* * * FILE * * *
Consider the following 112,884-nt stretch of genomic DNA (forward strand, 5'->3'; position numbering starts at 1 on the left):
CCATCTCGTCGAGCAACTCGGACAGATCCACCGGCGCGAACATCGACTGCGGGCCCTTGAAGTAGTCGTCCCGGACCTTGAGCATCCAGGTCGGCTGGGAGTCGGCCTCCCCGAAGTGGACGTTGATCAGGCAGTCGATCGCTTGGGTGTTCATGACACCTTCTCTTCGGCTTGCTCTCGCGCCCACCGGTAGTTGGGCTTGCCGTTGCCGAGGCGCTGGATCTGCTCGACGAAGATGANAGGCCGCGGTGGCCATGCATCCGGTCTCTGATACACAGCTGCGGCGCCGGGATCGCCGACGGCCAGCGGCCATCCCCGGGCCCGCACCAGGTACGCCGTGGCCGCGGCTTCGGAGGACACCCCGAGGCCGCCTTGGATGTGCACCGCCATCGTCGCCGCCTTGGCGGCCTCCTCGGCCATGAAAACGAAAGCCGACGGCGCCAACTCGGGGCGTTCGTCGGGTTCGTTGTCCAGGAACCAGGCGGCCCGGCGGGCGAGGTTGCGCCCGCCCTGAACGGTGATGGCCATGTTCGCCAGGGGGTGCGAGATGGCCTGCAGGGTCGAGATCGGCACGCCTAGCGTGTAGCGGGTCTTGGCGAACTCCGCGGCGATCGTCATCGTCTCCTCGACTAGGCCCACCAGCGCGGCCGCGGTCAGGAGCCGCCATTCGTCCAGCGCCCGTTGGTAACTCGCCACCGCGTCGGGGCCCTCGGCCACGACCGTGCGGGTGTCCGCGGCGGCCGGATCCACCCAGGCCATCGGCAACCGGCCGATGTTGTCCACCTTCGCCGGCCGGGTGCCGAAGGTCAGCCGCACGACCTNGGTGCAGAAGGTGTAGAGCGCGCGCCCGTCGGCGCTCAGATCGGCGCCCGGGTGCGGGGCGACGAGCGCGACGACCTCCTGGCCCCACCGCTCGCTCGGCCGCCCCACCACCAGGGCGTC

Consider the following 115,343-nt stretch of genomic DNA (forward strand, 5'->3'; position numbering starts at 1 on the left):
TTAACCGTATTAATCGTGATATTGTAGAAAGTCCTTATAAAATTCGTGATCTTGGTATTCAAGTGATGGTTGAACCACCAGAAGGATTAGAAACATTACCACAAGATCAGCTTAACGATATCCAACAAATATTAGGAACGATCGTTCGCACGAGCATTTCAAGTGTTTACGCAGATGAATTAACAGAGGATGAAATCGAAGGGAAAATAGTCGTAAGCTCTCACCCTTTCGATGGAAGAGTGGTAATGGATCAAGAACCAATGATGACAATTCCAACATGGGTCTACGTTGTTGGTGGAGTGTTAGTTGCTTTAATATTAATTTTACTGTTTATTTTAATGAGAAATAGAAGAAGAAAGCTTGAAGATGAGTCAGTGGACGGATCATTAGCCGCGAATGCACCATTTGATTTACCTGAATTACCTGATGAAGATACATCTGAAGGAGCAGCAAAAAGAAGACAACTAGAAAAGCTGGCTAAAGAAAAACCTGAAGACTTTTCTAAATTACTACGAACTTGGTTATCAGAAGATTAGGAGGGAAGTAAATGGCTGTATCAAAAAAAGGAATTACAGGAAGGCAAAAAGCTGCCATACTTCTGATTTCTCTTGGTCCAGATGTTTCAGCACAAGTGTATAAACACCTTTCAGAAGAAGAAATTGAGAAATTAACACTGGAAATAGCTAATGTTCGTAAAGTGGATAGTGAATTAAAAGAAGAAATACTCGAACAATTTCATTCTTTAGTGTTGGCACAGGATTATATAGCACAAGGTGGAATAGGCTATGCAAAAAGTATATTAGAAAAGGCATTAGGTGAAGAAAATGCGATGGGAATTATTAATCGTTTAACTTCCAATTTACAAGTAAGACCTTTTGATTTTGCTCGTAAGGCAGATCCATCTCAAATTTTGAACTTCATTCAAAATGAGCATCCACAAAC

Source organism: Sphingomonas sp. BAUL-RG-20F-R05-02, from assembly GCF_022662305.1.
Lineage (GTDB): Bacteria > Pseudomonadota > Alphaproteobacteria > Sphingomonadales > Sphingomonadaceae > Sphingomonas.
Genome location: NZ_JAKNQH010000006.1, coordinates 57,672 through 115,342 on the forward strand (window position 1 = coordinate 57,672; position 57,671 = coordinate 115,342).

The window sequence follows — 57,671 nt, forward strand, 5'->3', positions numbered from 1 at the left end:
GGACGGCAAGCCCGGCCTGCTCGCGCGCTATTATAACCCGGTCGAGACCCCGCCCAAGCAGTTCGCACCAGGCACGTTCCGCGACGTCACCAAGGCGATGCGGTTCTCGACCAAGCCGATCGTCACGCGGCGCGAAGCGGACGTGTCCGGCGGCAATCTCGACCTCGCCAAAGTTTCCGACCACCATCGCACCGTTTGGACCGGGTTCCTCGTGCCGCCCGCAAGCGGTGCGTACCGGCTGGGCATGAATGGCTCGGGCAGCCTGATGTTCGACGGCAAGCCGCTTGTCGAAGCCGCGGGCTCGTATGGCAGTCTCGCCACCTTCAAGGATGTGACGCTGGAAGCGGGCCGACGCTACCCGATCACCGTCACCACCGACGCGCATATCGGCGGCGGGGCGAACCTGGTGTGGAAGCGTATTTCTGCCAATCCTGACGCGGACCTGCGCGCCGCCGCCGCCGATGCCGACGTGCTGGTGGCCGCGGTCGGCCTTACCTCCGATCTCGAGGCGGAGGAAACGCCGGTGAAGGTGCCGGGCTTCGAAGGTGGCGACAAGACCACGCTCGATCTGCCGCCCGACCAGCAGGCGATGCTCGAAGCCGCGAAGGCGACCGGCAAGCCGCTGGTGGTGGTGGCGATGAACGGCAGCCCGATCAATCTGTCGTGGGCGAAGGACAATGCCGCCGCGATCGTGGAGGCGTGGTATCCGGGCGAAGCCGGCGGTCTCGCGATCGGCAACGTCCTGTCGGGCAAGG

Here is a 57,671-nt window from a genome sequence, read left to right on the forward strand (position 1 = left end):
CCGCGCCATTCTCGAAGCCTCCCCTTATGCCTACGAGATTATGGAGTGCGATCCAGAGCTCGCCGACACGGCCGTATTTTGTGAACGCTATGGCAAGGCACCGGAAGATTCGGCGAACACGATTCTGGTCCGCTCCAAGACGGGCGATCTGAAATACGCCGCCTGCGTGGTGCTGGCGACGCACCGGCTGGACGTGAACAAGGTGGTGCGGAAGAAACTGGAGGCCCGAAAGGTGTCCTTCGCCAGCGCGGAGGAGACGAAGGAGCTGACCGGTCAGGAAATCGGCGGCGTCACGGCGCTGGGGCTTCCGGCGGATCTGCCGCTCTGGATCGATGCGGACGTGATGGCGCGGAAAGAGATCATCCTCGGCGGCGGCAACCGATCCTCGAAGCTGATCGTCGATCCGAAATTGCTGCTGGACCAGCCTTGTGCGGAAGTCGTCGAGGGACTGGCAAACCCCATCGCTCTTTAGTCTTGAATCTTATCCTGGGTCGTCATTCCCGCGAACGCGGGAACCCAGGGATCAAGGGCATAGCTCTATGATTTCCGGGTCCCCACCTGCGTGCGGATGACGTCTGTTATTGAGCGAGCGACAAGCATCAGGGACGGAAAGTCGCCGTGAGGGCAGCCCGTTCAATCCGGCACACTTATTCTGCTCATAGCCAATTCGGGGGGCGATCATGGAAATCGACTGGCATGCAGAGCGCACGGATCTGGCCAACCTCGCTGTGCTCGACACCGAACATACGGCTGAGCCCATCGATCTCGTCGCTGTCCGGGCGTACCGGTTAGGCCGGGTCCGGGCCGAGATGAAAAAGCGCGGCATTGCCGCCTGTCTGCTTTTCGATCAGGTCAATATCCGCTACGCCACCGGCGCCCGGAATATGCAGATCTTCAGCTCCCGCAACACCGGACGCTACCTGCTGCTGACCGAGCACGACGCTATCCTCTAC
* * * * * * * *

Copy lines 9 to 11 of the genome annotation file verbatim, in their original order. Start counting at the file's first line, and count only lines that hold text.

GGACGGCAAGCCCGGCCTGCTCGCGCGCTATTATAACCCGGTCGAGACCCCGCCCAAGCAGTTCGCACCAGGCACGTTCCGCGACGTCACCAAGGCGATGCGGTTCTCGACCAAGCCGATCGTCACGCGGCGCGAAGCGGACGTGTCCGGCGGCAATCTCGACCTCGCCAAAGTTTCCGACCACCATCGCACCGTTTGGACCGGGTTCCTCGTGCCGCCCGCAAGCGGTGCGTACCGGCTGGGCATGAATGGCTCGGGCAGCCTGATGTTCGACGGCAAGCCGCTTGTCGAAGCCGCGGGCTCGTATGGCAGTCTCGCCACCTTCAAGGATGTGACGCTGGAAGCGGGCCGACGCTACCCGATCACCGTCACCACCGACGCGCATATCGGCGGCGGGGCGAACCTGGTGTGGAAGCGTATTTCTGCCAATCCTGACGCGGACCTGCGCGCCGCCGCCGCCGATGCCGACGTGCTGGTGGCCGCGGTCGGCCTTACCTCCGATCTCGAGGCGGAGGAAACGCCGGTGAAGGTGCCGGGCTTCGAAGGTGGCGACAAGACCACGCTCGATCTGCCGCCCGACCAGCAGGCGATGCTCGAAGCCGCGAAGGCGACCGGCAAGCCGCTGGTGGTGGTGGCGATGAACGGCAGCCCGATCAATCTGTCGTGGGCGAAGGACAATGCCGCCGCGATCGTGGAGGCGTGGTATCCGGGCGAAGCCGGCGGTCTCGCGATCGGCAACGTCCTGTCGGGCAAGG

Here is a 57,671-nt window from a genome sequence, read left to right on the forward strand (position 1 = left end):
CCGCGCCATTCTCGAAGCCTCCCCTTATGCCTACGAGATTATGGAGTGCGATCCAGAGCTCGCCGACACGGCCGTATTTTGTGAACGCTATGGCAAGGCACCGGAAGATTCGGCGAACACGATTCTGGTCCGCTCCAAGACGGGCGATCTGAAATACGCCGCCTGCGTGGTGCTGGCGACGCACCGGCTGGACGTGAACAAGGTGGTGCGGAAGAAACTGGAGGCCCGAAAGGTGTCCTTCGCCAGCGCGGAGGAGACGAAGGAGCTGACCGGTCAGGAAATCGGCGGCGTCACGGCGCTGGGGCTTCCGGCGGATCTGCCGCTCTGGATCGATGCGGACGTGATGGCGCGGAAAGAGATCATCCTCGGCGGCGGCAACCGATCCTCGAAGCTGATCGTCGATCCGAAATTGCTGCTGGACCAGCCTTGTGCGGAAGTCGTCGAGGGACTGGCAAACCCCATCGCTCTTTAGTCTTGAATCTTATCCTGGGTCGTCATTCCCGCGAACGCGGGAACCCAGGGATCAAGGGCATAGCTCTATGATTTCCGGGTCCCCACCTGCGTGCGGATGACGTCTGTTATTGAGCGAGCGACAAGCATCAGGGACGGAAAGTCGCCGTGAGGGCAGCCCGTTCAATCCGGCACACTTATTCTGCTCATAGCCAATTCGGGGGGCGATCATGGAAATCGACTGGCATGCAGAGCGCACGGATCTGGCCAACCTCGCTGTGCTCGACACCGAACATACGGCTGAGCCCATCGATCTCGTCGCTGTCCGGGCGTACCGGTTAGGCCGGGTCCGGGCCGAGATGAAAAAGCGCGGCATTGCCGCCTGTCTGCTTTTCGATCAGGTCAATATCCGCTACGCCACCGGCGCCCGGAATATGCAGATCTTCAGCTCCCGCAACACCGGACGCTACCTGCTGCTGACCGAGCACGACGCTATCCTCTAC